“Before the training, I tried to conduct health education sessions, but I felt uncomfortable.”
By Tarka Bahadur Thapa and Kathy Griffith*
Translated by Lalita Chaudhary
“That has changed!” said Ujeli Devi, a Female Community Health Volunteer (FCHV) in Bajhang, Nepal. “All the credit goes to the training. We had the opportunity to learn more about best healthcare practices for women and children and the role of FCHVs to raise the health status in local communities.”
When the United Mission to Nepal (UMN) started its Abundant Health Project in Daulichaur, Bajhang, it trained FCHVs and the Village Development Committee in birth preparedness and other vital subjects around motherhood. After the training and with regular support from the project staff, Devi started to hold mothers’ health group meetings in her local community. During these meetings, she led discussions on safe motherhood practices, family planning, nutrition, and sanitation.
Devi is pleased when she sees mothers discussing their health issues in the community after a meeting. In response, many participating mothers have referred pregnant women to the local government health facility for maternal, newborn, and child health services, which this project is also helping to support.
Because of the Abundant Health Project training, women now feel confident to raise their voices in their community. They are united to work and are empowered to share their knowledge and skills with each other. Ujeli Devi is thankful to the project staff for their ongoing support. For the past four months, she has conducted monthly meetings, and plans to continue the work she has started.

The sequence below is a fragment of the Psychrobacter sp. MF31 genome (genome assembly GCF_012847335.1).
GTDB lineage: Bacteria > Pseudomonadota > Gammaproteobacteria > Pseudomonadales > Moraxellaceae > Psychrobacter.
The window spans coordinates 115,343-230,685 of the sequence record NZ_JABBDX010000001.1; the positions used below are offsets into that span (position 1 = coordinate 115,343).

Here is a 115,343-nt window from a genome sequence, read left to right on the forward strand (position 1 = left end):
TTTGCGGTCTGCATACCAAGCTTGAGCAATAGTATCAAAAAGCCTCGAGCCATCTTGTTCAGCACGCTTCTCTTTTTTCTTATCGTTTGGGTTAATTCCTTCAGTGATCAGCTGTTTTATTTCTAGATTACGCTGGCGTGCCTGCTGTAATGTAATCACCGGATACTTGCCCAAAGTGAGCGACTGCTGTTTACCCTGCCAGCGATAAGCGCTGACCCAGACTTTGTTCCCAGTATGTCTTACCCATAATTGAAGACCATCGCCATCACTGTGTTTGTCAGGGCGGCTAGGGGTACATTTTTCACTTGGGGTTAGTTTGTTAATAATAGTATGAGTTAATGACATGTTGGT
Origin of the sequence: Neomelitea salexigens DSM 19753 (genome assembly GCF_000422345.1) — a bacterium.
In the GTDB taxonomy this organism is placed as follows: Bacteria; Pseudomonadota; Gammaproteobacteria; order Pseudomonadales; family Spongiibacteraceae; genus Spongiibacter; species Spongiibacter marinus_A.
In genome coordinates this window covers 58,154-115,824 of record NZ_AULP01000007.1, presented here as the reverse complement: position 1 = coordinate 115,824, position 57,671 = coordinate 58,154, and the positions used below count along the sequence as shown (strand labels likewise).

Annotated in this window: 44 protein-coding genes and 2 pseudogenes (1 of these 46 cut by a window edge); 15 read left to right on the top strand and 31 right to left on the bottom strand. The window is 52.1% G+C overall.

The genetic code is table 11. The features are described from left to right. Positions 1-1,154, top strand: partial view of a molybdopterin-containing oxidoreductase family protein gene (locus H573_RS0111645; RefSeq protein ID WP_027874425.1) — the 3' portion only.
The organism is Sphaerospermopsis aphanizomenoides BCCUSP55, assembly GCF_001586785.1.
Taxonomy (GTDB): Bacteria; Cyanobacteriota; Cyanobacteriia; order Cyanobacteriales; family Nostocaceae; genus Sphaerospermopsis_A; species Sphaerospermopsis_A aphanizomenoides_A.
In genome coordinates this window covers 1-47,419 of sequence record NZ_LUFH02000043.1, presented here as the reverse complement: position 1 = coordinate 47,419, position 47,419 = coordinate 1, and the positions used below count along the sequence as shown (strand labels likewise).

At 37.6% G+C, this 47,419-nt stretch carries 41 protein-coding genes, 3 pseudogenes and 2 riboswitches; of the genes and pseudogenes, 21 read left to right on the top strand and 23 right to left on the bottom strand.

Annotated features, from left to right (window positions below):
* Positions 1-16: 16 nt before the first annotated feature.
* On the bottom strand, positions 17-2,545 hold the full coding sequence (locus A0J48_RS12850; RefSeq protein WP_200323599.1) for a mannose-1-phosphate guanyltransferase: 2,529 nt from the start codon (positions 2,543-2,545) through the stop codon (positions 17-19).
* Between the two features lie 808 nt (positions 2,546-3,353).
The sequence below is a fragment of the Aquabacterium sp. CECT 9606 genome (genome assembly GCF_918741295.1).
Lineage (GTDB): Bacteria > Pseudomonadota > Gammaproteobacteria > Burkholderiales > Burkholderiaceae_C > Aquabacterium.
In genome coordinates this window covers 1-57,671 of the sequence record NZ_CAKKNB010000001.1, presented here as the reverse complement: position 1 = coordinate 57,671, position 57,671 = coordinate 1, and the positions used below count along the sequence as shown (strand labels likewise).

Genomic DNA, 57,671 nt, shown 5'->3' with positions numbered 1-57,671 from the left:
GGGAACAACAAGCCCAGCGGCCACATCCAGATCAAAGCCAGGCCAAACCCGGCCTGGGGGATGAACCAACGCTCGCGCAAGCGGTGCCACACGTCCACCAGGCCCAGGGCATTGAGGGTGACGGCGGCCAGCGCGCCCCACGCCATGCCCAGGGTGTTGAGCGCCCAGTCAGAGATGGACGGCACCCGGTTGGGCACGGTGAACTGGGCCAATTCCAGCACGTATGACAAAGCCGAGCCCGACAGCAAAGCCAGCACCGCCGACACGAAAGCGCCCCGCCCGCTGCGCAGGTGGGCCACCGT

For women and children everywhere, the importance of quality health services and the ongoing reinforcement of best health practices cannot be emphasized enough. Global Health is committed to affirming women to raise their strong, confident voices in their communities to enable better health for all. To support Global Ministries’ Global Health Unit in the implementation of the Abundant Health Initiative, give to the Advance #3021770.
*Tarka Bahadur Thapa is program manager for United Mission to Nepal. Kathy Griffith is program manager for Global Health’s Mother, Newborn, Child Health program.